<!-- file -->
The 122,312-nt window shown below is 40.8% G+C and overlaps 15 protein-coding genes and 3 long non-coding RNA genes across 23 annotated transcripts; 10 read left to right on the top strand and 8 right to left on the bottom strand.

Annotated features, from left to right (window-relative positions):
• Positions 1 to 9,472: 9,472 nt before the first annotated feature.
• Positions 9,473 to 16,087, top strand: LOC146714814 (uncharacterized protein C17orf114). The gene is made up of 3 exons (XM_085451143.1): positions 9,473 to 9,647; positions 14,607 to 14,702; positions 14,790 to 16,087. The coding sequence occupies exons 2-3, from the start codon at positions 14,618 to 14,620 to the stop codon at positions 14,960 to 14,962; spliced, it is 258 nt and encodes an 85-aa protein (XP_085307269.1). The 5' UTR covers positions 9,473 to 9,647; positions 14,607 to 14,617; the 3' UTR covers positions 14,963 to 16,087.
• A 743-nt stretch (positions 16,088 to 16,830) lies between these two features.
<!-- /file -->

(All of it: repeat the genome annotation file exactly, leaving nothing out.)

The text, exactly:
The 122,312-nt window shown below is 40.8% G+C and overlaps 15 protein-coding genes and 3 long non-coding RNA genes across 23 annotated transcripts; 10 read left to right on the top strand and 8 right to left on the bottom strand.

Annotated features, from left to right (window-relative positions):
• Positions 1 to 9,472: 9,472 nt before the first annotated feature.
• Positions 9,473 to 16,087, top strand: LOC146714814 (uncharacterized protein C17orf114). The gene is made up of 3 exons (XM_085451143.1): positions 9,473 to 9,647; positions 14,607 to 14,702; positions 14,790 to 16,087. The coding sequence occupies exons 2-3, from the start codon at positions 14,618 to 14,620 to the stop codon at positions 14,960 to 14,962; spliced, it is 258 nt and encodes an 85-aa protein (XP_085307269.1). The 5' UTR covers positions 9,473 to 9,647; positions 14,607 to 14,617; the 3' UTR covers positions 14,963 to 16,087.
• A 743-nt stretch (positions 16,088 to 16,830) lies between these two features.